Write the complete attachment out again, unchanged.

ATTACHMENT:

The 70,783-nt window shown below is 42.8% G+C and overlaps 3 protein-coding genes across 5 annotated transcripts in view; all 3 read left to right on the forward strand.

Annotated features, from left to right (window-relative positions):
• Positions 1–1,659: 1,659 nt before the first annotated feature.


The 70,783-nt window shown below is 42.8% G+C and overlaps 3 protein-coding genes across 5 annotated transcripts in view; all 3 read left to right on the forward strand.

Annotated features, from left to right (window-relative positions):
• Positions 1–1,659: 1,659 nt before the first annotated feature.